European equities closed mixed on Thursday after wobbling in earlier trade, as hopes for a deal between Greece and its creditors seemed to fade.
The pan-European Stoxx 600 index closed around 0.2 percent down, reversing small gains made around midday.
Meanwhile, the Italian MIB outperformed, closing unofficially up 0.9 percent.
Hopes of a deal between Greece and its international bailout supervisors faded on Thursday, when a brief Eurogroup meeting of finance ministers ended without any signs of an agreement.
Greece has a 1.6 billion euro ($1.8 billion) debt due to the International Monetary Fund on June 30 that it's unlikely to be met if no deal is reached. This raises the specter of a Greek debt default and potential Greek exit from the euro.
In individual stock news, shares of Vivendi closed second-top in the French CAC 40 index, up around 1.8 percent. This was after the company's chief executive, Arnaud de Puyfontaine, said he would not rule out increasing the company's stake in Telecom Italia further, in an interview with Corriere della Sera.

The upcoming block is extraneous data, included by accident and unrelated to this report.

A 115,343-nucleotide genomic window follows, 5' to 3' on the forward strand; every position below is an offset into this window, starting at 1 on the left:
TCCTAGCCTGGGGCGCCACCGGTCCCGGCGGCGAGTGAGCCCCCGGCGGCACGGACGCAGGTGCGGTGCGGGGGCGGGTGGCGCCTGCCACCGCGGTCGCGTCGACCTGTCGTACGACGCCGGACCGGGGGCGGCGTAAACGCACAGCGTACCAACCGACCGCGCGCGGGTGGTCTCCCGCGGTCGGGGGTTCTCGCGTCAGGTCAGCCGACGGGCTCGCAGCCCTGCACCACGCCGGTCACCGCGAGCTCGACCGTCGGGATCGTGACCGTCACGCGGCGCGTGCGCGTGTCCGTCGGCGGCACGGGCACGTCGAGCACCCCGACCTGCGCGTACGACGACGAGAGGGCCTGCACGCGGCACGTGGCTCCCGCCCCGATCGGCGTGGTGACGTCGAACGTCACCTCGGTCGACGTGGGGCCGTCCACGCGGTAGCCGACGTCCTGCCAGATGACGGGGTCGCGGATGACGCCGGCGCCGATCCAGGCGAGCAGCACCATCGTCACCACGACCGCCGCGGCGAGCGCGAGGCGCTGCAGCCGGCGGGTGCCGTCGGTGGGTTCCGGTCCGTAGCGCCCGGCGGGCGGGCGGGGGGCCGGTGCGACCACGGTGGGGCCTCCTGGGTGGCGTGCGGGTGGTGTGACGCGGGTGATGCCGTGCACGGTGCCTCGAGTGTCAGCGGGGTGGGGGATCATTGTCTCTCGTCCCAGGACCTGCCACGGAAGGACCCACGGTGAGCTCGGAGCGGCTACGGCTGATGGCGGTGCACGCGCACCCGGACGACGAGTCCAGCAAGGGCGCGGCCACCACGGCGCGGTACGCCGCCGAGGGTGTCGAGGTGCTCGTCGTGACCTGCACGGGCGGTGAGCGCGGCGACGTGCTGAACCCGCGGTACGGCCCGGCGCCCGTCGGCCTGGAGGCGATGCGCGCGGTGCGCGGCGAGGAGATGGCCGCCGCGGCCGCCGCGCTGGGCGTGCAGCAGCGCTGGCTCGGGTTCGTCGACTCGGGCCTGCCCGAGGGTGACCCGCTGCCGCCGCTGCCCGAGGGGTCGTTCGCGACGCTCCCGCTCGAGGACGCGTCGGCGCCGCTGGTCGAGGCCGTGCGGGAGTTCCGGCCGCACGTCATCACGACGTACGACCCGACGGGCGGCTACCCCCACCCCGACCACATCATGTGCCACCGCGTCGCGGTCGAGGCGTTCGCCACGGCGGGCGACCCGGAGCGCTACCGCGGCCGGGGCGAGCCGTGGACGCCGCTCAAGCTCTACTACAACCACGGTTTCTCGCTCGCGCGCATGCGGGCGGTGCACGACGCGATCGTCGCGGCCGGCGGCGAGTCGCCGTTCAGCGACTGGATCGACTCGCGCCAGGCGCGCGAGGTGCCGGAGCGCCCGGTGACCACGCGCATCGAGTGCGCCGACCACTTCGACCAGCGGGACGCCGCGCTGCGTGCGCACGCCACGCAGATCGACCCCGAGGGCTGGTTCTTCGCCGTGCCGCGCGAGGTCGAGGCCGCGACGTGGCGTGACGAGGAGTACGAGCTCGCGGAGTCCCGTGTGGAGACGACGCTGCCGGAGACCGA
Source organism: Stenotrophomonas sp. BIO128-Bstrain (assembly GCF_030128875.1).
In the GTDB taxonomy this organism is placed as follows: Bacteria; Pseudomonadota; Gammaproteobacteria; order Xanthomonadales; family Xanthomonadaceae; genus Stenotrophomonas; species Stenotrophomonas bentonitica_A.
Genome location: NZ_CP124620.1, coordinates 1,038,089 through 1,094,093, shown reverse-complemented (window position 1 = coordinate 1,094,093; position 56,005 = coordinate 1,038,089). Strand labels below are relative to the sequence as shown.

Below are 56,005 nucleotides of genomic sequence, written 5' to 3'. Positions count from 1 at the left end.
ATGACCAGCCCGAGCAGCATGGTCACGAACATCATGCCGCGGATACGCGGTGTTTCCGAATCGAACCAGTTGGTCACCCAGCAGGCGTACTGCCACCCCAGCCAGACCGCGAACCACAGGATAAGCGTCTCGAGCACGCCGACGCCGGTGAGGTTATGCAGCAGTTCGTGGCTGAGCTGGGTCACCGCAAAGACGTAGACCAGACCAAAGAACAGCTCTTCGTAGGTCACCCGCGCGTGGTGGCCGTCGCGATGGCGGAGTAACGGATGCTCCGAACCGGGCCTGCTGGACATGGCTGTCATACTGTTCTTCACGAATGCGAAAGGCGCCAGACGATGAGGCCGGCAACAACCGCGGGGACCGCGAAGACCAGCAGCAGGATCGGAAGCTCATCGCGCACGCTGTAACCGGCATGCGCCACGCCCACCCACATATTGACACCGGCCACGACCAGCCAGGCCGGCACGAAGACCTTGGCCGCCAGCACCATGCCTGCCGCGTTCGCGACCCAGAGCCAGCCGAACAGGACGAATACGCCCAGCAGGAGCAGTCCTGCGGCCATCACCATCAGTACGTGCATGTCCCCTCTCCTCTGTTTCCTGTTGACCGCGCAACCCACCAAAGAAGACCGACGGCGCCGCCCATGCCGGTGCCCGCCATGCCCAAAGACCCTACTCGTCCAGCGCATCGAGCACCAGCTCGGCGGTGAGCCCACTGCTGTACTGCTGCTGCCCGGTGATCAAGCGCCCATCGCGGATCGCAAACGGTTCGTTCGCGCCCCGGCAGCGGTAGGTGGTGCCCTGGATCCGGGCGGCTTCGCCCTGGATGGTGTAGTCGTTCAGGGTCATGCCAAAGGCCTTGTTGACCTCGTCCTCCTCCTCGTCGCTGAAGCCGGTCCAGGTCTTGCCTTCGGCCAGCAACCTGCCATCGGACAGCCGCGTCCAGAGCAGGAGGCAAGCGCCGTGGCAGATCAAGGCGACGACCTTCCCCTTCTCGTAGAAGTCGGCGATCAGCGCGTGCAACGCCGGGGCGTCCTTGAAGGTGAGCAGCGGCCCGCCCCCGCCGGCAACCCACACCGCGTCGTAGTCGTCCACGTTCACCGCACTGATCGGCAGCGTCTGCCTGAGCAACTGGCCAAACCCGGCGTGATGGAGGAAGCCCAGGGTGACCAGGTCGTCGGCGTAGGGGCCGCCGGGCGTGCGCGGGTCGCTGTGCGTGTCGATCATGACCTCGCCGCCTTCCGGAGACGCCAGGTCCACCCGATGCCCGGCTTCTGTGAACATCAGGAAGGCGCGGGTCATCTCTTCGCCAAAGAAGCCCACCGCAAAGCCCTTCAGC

Meanwhile, shares of Tesco outperformed the FTSE 100, closing around 0.9 percent higher after a Korean newspaper reported that there were up to eight bidders for the retailer's South Korean unit.
However, H&M shares closed around 3.2 percent lower after the retailer posted second-quarter pretax profit roughly in line with expectations of analysts polled by Reuters.
A European Union summit was ongoing at the time of the market close, at which Greece was expected to be the key topic. Also up for discussion was Europe's migration crisis, as well as U.K. Prime Minister David Cameron's plans to renegotiate Britain's relationship with the rest of the union.
U.S. equities traded slightly higher on Thursday, as investors eyed ongoing events with Greece and Wall Street healthcare stocks jumped after a ruling about Obamacare.
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